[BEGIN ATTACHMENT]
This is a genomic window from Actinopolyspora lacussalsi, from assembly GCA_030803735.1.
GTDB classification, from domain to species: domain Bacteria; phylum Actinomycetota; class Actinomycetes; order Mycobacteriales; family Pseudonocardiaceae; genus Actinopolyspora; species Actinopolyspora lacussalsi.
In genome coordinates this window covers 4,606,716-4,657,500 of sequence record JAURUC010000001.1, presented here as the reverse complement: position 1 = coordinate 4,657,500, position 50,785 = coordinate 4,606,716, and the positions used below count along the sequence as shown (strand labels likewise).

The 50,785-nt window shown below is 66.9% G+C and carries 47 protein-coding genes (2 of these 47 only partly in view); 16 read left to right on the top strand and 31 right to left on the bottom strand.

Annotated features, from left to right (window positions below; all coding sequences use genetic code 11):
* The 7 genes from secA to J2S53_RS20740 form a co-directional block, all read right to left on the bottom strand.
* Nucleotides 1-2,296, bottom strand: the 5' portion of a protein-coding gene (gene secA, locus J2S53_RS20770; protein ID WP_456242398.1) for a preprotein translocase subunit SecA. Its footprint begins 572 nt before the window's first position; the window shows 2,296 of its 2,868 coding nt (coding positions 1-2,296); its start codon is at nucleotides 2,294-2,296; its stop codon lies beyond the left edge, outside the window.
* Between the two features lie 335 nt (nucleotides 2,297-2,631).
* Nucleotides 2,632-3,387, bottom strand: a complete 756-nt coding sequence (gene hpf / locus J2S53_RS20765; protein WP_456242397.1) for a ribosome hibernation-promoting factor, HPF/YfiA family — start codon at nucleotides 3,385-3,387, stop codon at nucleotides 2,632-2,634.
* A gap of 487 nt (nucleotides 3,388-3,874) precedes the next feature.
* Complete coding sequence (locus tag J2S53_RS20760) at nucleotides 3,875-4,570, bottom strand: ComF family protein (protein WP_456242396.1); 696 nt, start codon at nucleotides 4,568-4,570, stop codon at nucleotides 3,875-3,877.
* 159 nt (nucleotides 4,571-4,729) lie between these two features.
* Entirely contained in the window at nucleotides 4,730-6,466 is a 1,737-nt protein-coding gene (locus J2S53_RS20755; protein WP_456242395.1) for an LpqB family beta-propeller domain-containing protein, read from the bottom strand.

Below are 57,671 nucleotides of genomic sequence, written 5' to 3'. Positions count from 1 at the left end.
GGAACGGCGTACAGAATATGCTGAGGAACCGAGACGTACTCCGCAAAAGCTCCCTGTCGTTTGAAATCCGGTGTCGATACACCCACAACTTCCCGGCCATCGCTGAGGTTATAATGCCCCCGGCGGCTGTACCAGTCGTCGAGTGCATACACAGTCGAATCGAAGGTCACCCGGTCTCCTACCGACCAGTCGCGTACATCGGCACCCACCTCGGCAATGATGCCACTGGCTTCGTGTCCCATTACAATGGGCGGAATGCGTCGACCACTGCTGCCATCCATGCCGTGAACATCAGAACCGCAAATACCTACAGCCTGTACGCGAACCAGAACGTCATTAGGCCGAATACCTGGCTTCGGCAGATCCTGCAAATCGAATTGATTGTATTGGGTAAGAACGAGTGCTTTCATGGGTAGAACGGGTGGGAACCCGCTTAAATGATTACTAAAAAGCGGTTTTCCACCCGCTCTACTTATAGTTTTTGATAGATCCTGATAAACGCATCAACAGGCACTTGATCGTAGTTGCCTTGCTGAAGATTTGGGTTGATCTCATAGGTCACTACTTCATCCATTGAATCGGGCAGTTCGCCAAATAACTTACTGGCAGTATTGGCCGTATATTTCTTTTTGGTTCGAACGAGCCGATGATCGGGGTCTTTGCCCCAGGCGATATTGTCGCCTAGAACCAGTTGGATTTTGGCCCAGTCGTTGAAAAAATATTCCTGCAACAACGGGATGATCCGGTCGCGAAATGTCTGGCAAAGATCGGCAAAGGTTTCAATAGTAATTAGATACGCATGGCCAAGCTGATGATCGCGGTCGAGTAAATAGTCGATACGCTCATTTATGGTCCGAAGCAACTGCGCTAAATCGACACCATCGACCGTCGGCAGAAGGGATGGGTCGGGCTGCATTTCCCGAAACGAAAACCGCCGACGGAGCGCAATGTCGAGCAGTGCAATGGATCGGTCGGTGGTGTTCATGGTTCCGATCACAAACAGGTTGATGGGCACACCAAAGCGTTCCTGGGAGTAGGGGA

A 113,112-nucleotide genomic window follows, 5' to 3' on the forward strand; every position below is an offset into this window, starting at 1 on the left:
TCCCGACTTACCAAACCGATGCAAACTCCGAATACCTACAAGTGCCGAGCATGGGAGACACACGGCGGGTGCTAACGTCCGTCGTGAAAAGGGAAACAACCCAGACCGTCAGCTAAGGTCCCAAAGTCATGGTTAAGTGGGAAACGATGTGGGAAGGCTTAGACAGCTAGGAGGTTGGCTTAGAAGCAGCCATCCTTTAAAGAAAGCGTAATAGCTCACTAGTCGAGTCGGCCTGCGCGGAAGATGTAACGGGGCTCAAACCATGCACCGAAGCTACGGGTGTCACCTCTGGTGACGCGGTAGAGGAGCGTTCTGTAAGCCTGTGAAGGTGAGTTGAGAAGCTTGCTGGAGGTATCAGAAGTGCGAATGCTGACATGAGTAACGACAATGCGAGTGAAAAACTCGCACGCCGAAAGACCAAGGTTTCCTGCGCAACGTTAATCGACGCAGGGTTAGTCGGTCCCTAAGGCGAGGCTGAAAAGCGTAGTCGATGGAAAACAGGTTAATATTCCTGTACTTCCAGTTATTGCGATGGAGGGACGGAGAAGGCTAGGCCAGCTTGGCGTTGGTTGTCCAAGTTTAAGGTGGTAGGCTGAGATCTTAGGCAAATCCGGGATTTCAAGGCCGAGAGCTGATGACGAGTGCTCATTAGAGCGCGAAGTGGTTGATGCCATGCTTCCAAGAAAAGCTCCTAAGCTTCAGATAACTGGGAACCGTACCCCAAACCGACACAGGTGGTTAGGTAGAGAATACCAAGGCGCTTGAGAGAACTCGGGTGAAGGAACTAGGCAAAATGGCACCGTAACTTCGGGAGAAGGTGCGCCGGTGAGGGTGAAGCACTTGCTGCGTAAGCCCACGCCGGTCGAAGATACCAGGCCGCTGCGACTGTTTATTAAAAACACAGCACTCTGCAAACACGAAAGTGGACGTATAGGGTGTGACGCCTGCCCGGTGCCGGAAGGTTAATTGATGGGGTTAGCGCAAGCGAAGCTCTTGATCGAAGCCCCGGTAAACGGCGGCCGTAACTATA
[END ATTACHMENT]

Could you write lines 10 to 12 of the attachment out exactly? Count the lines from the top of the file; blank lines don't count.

* A gap of 487 nt (nucleotides 3,388-3,874) precedes the next feature.
* Complete coding sequence (locus tag J2S53_RS20760) at nucleotides 3,875-4,570, bottom strand: ComF family protein (protein WP_456242396.1); 696 nt, start codon at nucleotides 4,568-4,570, stop codon at nucleotides 3,875-3,877.
* 159 nt (nucleotides 4,571-4,729) lie between these two features.